Rapunzel is a relatively “new” Princess on the scene. While I imagined Rapunzel as being defined by her long hair . . . I was quickly corrected by my (much) younger and more “in touch” daughter, lol. Rapunzel, as presented in the popular animated movie “Tangled”, wears a purple and pink dress. She DOES have long hair MOST of the time . . . but she also has short hair.
Her hair color also varies . . . the above picture is quite brown, but her hair is much more of a mid-blonde when her hair is long. If you are wanting an “Into the Woods” Rapunzel then her hair will need to be quite golden as it is repeatedly described as “hair as yellow as corn”. However, it seems much more important to the little girls in this world that Rapunzel has the appropriately styled pink & purple dress rather than what her HAIR is actually like.
I started with a purple “formal” style dress. The dress has a empire waist, spaghetti straps, a zipper back and a small train emerging from a deep inverted pleat.
The dress has a full lining, with petticoat net attached to the bottom. The bodice has a bit of silver embroidery. Fortunately, the dress also came with a matching single layer wrap, as the lining was quite a different color from the dress there therefore not really useable to supplement the fashion fabric of the dress.
My plan was to slit the dress up the front and make a laced bodice. At this point I did not have a firm idea of what I would do for the under-dress. I had a vague idea that I might attach something to the lining fabric that would just show in the front. So, for now, I just cut the net part off leaving the top part of the skirt lining intact.
In order to slit it up the front, I lay the dress out carefully on the floor, lining up the seams on either side of the center panel. I then cut the dress up that fold.
The inside of the bodice had some nice lining. I decided that this would be adequate support for the lacing supports. I didn’t think that the gap in the front needed to be huge, so I just planned to turn the raw edges in 1-1 1/2 inches or so.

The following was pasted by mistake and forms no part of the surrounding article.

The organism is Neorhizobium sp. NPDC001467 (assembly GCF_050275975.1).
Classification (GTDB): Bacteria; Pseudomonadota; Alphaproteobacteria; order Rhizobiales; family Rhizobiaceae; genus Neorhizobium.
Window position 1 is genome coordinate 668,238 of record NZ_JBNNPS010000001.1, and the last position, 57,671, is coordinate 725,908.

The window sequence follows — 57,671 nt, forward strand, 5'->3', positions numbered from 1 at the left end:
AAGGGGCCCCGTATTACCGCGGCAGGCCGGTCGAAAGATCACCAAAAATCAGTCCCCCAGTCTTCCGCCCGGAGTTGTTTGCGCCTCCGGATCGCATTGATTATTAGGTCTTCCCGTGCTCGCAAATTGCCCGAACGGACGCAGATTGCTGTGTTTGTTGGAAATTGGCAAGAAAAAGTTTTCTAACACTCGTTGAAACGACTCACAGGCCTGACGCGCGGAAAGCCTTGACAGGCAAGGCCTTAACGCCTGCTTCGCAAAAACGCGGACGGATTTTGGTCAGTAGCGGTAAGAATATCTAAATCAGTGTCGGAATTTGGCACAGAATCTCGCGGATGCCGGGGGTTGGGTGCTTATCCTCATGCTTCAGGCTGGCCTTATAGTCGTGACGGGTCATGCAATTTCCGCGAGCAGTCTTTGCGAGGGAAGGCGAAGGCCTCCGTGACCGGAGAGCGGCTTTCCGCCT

I pressed that fold in and learned that metallic threads melt :(. Luckily, this was on the inside, so I used a press cloth and was a bit more careful for the rest of the pressing.
I was super happy that the dress came with detachable spaghetti straps, which repurposed nicely into loop material.
Here they are pinned in place and ready to be sewn:
I made sure to take some extra tiny stitches when I sewed over the loops as this could be a stress point and I wanted to make sure they were sewn in securely.
I did make one mistake here. When I slit the front of the dress I cut straight up the center, and then, when I finished the front, I simply made a tiny double-rolled hem along the cut line. What happened is that the dress has that extra fullness at the bottom from the gore in the front panel. This pulls forward and tends to overlap in the front. The other upcycles I have done this way I have made into capes, and in that case, that excess fabric is a good thing. Here, I am just not happy with how it hangs. Another time, I will follow the seam line down and remove the center of the gore. Depending up on how wide the front gore is, this might be a source of fabric to either create, or embellish, some sort of sleeve/strap.